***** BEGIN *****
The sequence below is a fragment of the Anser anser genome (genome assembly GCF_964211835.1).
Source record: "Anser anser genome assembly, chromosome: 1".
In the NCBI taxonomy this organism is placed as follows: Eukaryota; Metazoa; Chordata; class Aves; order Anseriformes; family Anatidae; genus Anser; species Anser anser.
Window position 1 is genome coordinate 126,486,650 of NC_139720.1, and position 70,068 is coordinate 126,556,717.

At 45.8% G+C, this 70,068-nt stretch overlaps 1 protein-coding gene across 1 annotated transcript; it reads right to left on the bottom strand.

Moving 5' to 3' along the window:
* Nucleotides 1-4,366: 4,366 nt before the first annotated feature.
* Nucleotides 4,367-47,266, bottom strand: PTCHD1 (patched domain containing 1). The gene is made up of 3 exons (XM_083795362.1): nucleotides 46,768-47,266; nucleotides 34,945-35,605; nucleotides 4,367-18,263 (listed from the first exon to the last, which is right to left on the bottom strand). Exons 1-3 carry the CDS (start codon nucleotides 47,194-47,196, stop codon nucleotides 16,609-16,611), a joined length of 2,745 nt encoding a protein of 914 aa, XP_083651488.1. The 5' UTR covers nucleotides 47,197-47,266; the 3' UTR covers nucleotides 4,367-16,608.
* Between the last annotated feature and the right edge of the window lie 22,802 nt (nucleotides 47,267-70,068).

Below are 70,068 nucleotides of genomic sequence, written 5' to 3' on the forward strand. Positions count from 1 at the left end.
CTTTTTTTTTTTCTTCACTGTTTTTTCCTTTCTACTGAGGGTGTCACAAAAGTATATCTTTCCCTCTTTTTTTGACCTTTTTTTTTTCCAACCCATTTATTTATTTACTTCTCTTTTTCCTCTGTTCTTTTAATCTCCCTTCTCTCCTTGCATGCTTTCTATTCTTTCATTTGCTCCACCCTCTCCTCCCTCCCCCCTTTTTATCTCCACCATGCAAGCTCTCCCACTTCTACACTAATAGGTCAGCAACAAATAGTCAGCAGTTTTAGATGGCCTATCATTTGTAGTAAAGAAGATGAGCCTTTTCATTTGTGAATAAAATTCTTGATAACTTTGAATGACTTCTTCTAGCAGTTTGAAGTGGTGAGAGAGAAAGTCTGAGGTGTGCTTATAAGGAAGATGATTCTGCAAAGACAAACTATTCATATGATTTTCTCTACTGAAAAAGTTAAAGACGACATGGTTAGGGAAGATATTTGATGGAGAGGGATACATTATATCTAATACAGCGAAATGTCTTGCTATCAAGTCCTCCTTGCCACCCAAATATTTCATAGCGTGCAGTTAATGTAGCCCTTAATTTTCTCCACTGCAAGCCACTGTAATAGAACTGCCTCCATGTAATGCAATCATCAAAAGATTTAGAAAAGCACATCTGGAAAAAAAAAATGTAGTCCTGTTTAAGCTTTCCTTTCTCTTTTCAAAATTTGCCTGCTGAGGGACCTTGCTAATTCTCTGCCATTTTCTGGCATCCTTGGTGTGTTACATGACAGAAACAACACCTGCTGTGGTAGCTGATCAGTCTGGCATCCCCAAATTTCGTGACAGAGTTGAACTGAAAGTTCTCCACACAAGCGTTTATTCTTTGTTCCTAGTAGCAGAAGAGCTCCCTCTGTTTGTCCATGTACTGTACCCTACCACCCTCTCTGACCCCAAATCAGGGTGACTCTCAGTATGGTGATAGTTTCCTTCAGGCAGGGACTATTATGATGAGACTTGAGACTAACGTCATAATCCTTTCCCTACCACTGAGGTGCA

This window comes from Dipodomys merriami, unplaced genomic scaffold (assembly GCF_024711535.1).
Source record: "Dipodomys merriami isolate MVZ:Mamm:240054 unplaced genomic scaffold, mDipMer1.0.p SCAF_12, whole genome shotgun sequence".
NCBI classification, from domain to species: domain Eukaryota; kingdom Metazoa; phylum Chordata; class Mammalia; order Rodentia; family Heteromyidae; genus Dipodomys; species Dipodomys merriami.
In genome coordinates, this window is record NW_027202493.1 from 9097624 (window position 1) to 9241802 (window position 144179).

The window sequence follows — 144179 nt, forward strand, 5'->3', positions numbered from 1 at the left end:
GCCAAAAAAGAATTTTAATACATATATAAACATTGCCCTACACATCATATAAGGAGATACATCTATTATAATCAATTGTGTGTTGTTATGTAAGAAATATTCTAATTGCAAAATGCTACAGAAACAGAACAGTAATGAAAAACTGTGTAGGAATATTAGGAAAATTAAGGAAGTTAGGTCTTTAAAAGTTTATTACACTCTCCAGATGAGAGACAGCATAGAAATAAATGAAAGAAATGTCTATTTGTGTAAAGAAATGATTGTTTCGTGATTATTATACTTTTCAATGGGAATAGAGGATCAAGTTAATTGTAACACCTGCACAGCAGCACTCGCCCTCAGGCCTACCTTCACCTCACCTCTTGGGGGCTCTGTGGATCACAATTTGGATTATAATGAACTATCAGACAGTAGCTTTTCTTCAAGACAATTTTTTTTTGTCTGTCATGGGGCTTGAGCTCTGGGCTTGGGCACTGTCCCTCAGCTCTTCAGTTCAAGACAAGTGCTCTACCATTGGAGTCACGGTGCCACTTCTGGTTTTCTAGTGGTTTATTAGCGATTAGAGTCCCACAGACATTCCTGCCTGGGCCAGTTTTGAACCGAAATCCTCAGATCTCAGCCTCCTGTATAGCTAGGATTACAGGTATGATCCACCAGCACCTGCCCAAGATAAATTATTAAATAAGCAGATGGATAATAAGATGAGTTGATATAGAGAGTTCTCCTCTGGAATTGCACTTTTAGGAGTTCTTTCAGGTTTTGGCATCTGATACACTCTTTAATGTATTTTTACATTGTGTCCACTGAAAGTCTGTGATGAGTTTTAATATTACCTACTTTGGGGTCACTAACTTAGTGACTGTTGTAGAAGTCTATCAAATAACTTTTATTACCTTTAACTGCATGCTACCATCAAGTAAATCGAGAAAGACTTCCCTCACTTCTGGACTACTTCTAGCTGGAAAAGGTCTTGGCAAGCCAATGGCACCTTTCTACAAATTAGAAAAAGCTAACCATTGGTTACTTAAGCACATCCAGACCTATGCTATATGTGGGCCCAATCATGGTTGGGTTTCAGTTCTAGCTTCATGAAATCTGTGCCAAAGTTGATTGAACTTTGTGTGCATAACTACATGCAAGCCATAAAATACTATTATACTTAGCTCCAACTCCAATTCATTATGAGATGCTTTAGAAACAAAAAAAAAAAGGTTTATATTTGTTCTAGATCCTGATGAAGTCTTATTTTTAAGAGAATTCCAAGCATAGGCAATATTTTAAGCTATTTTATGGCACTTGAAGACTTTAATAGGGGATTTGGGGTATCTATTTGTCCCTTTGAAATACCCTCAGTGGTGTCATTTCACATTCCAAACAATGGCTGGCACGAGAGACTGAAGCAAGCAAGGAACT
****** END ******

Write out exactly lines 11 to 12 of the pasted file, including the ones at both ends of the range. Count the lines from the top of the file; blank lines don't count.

CTTTTTTTTTTTCTTCACTGTTTTTTCCTTTCTACTGAGGGTGTCACAAAAGTATATCTTTCCCTCTTTTTTTGACCTTTTTTTTTTCCAACCCATTTATTTATTTACTTCTCTTTTTCCTCTGTTCTTTTAATCTCCCTTCTCTCCTTGCATGCTTTCTATTCTTTCATTTGCTCCACCCTCTCCTCCCTCCCCCCTTTTTATCTCCACCATGCAAGCTCTCCCACTTCTACACTAATAGGTCAGCAACAAATAGTCAGCAGTTTTAGATGGCCTATCATTTGTAGTAAAGAAGATGAGCCTTTTCATTTGTGAATAAAATTCTTGATAACTTTGAATGACTTCTTCTAGCAGTTTGAAGTGGTGAGAGAGAAAGTCTGAGGTGTGCTTATAAGGAAGATGATTCTGCAAAGACAAACTATTCATATGATTTTCTCTACTGAAAAAGTTAAAGACGACATGGTTAGGGAAGATATTTGATGGAGAGGGATACATTATATCTAATACAGCGAAATGTCTTGCTATCAAGTCCTCCTTGCCACCCAAATATTTCATAGCGTGCAGTTAATGTAGCCCTTAATTTTCTCCACTGCAAGCCACTGTAATAGAACTGCCTCCATGTAATGCAATCATCAAAAGATTTAGAAAAGCACATCTGGAAAAAAAAAATGTAGTCCTGTTTAAGCTTTCCTTTCTCTTTTCAAAATTTGCCTGCTGAGGGACCTTGCTAATTCTCTGCCATTTTCTGGCATCCTTGGTGTGTTACATGACAGAAACAACACCTGCTGTGGTAGCTGATCAGTCTGGCATCCCCAAATTTCGTGACAGAGTTGAACTGAAAGTTCTCCACACAAGCGTTTATTCTTTGTTCCTAGTAGCAGAAGAGCTCCCTCTGTTTGTCCATGTACTGTACCCTACCACCCTCTCTGACCCCAAATCAGGGTGACTCTCAGTATGGTGATAGTTTCCTTCAGGCAGGGACTATTATGATGAGACTTGAGACTAACGTCATAATCCTTTCCCTACCACTGAGGTGCA

This window comes from Dipodomys merriami, unplaced genomic scaffold (assembly GCF_024711535.1).